yield FooBarBazReport(self.date)
```

This simple task will not do anything itself, but will invoke a bunch of other tasks.
Per each invocation, Luigi will perform as many of the pending jobs as possible
(those which have all their dependencies present).

Youll need to use `WrapperTask` for this instead of the usual `Task` class, because this 
job will not produce any output of its own, and as such needs a way to indicate when its 
complete. This class is used for tasks that only wrap other tasks and that 
*by definition are done if all their requirements exist*.

## Interacting with AWS S3

[Source](http://luigi.readthedocs.io/en/stable/api/luigi.contrib.s3.html#module-luigi.contrib.s3)

**Note: ** `requires()` cannot return a `Target` object, e.g. monitor whether a file
exists on AWS S3. If you have a simple `Target` object that is created externally you
can wrap it in a `Task` class like this:

```python
class LogFiles(luigi.ExternalTask):
    def output(self):
        return luigi.contrib.hdfs.HdfsTarget('/log')
```

This also makes it easier to add parameters:

```python
class LogFiles(luigi.ExternalTask):
    date = luigi.DateParameter()
    def output(self):
        return luigi.contrib.hdfs.HdfsTarget(self.date.strftime('/log/%Y-%m-%d'))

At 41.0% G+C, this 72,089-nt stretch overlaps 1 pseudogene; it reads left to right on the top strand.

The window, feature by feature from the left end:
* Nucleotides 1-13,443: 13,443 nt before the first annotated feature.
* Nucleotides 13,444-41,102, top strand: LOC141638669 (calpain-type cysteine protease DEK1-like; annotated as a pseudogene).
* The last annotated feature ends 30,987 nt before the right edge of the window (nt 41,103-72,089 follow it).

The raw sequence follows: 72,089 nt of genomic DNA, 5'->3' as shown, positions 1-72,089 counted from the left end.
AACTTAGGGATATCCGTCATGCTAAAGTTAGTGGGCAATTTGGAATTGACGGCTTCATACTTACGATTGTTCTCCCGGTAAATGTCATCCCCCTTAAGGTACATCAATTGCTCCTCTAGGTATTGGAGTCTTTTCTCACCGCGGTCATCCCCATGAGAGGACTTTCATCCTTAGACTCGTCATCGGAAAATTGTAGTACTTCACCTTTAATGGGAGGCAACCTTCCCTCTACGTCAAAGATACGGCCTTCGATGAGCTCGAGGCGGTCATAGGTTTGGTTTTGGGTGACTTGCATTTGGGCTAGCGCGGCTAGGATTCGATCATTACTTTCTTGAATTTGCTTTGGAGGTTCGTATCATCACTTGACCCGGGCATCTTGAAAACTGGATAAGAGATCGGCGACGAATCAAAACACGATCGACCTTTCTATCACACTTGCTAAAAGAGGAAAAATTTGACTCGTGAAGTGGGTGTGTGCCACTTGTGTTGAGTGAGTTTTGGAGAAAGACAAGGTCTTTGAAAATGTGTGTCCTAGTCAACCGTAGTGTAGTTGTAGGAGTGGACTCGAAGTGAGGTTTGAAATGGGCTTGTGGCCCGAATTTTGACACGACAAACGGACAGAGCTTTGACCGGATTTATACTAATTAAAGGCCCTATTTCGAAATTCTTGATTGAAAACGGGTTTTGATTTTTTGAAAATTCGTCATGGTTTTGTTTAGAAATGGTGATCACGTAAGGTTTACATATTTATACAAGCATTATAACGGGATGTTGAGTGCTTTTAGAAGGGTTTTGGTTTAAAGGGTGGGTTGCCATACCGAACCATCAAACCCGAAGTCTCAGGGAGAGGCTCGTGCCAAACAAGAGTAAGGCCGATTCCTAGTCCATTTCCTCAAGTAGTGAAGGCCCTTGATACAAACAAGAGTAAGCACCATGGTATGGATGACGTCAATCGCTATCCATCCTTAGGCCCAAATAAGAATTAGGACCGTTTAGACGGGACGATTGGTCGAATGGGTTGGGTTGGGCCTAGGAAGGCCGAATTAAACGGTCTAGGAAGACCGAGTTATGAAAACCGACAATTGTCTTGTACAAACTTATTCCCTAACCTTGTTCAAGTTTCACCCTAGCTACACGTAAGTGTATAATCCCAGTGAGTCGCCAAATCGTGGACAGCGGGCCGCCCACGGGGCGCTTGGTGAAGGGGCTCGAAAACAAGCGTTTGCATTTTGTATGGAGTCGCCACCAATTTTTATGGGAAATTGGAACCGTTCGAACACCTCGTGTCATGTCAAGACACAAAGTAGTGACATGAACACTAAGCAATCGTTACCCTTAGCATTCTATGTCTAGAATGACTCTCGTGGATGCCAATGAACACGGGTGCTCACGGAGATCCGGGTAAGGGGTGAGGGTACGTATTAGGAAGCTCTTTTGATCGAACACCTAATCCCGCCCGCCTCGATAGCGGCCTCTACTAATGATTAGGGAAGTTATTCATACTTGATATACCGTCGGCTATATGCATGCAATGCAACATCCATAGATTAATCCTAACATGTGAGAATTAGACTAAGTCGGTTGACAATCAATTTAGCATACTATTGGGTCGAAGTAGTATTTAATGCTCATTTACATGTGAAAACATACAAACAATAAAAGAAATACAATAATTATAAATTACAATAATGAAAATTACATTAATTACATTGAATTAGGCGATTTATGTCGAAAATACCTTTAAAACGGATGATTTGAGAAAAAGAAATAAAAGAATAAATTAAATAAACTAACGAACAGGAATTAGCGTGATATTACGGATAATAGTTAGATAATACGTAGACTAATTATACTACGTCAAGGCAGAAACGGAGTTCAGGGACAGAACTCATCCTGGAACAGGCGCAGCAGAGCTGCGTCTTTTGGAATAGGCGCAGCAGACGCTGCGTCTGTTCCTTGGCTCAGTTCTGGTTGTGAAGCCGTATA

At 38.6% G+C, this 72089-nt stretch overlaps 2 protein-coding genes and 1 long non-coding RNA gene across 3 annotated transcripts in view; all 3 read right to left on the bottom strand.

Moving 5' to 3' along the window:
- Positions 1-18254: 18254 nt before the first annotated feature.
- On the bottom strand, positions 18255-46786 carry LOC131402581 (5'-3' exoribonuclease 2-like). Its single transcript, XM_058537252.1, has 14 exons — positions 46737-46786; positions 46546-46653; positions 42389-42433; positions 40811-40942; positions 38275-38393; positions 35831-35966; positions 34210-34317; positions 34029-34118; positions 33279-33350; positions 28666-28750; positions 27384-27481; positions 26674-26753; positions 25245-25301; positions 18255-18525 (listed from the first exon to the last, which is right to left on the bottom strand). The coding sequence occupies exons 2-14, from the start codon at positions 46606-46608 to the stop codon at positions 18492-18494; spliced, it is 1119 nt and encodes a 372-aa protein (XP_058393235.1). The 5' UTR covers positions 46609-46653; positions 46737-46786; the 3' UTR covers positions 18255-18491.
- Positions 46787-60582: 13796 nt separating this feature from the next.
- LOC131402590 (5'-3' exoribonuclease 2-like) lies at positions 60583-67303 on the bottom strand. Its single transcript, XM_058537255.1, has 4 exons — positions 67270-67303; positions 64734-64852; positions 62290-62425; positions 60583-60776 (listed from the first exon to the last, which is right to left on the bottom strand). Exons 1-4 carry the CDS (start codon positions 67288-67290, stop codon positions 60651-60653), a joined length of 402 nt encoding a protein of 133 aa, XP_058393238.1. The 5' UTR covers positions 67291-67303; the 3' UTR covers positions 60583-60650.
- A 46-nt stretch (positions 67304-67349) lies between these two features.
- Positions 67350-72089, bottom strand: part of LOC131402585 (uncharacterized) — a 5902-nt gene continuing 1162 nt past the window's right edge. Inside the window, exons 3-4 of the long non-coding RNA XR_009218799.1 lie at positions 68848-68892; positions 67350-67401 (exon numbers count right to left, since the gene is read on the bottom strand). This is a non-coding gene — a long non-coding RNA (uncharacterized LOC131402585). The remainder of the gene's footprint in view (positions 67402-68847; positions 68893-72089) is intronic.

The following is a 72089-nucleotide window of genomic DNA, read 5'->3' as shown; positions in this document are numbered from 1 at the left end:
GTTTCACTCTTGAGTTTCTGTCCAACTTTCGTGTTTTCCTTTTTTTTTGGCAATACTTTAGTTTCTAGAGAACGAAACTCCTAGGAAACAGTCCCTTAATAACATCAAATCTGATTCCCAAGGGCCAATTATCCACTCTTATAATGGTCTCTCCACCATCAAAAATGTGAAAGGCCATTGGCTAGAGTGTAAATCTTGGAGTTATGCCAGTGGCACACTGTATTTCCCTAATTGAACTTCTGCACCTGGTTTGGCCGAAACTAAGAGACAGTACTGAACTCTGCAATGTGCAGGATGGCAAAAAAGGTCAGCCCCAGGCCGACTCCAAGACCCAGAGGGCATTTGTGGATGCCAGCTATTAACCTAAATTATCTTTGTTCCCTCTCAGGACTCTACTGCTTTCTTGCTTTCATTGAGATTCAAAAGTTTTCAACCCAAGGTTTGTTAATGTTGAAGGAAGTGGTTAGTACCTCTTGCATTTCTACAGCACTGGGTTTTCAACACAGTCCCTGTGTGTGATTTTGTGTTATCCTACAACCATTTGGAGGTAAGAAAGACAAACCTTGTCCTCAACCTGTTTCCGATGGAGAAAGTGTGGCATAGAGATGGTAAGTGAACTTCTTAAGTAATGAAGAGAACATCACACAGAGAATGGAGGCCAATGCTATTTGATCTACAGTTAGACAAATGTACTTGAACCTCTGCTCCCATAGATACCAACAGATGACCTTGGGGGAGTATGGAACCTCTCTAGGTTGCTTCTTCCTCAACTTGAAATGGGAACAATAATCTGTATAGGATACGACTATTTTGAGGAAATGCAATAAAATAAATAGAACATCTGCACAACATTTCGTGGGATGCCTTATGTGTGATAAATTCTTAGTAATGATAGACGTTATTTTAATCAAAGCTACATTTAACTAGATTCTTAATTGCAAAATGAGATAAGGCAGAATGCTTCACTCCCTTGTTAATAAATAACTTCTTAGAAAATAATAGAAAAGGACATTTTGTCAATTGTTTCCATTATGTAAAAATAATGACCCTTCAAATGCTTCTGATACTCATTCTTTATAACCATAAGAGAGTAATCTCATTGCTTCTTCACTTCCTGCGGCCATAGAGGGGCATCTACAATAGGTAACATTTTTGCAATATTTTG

```
[Source](http://luigi.readthedocs.io/en/stable/tasks.html#requiring-another-task)

# Sciluigi

To facilitate the use of Luigi for bioinformatics, the `sciluigi` wrapper has been
[developed](https://github.com/pharmbio/sciluigi)
and
[published](http://dx.doi.org/10.1186/s13321-016-0179-6).

This
[slide deck](https://www.slideshare.net/SamuelLampa/building-workflows-with-spotifys-luigi)
provides details and examples.

`sciluigi` provides the following features:

* Separation of dependency definitions from the tasks themselves, for improved modularity
and composability.
* Inputs and outputs implemented as separate fields, a.k.a. "ports", to allow specifying
dependencies between specific input and output-targets rather than just between tasks.
This is again to let such details of the network definition reside outside the tasks.
* The fact that inputs and outputs are object fields, also allows auto-completion support
to ease the network connection work (Works great e.g. with jedi-vim).
* Inputs and outputs are connected with an intuitive "single-assignment syntax".
* "Good default" high-level logging of workflow tasks and execution times.
* Produces an easy to read audit-report with high level information per task.
* Integration with some HPC workload managers. (So far only SLURM though).